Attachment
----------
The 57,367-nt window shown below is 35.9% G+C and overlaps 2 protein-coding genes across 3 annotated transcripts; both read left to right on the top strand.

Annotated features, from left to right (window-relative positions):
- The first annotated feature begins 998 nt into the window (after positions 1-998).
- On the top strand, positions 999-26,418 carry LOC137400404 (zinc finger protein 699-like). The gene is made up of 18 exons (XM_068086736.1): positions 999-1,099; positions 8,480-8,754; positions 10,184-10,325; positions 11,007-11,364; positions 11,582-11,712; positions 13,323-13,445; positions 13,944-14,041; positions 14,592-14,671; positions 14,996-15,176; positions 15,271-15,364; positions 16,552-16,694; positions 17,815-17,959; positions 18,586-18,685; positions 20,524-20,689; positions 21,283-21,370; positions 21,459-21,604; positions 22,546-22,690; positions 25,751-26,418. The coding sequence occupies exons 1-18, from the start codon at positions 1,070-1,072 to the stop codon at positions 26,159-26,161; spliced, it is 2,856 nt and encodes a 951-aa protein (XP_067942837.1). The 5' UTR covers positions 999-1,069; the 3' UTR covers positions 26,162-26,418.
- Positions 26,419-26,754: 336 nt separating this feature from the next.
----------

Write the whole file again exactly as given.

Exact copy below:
The 57,367-nt window shown below is 35.9% G+C and overlaps 2 protein-coding genes across 3 annotated transcripts; both read left to right on the top strand.

Annotated features, from left to right (window-relative positions):
- The first annotated feature begins 998 nt into the window (after positions 1-998).
- On the top strand, positions 999-26,418 carry LOC137400404 (zinc finger protein 699-like). The gene is made up of 18 exons (XM_068086736.1): positions 999-1,099; positions 8,480-8,754; positions 10,184-10,325; positions 11,007-11,364; positions 11,582-11,712; positions 13,323-13,445; positions 13,944-14,041; positions 14,592-14,671; positions 14,996-15,176; positions 15,271-15,364; positions 16,552-16,694; positions 17,815-17,959; positions 18,586-18,685; positions 20,524-20,689; positions 21,283-21,370; positions 21,459-21,604; positions 22,546-22,690; positions 25,751-26,418. The coding sequence occupies exons 1-18, from the start codon at positions 1,070-1,072 to the stop codon at positions 26,159-26,161; spliced, it is 2,856 nt and encodes a 951-aa protein (XP_067942837.1). The 5' UTR covers positions 999-1,069; the 3' UTR covers positions 26,162-26,418.
- Positions 26,419-26,754: 336 nt separating this feature from the next.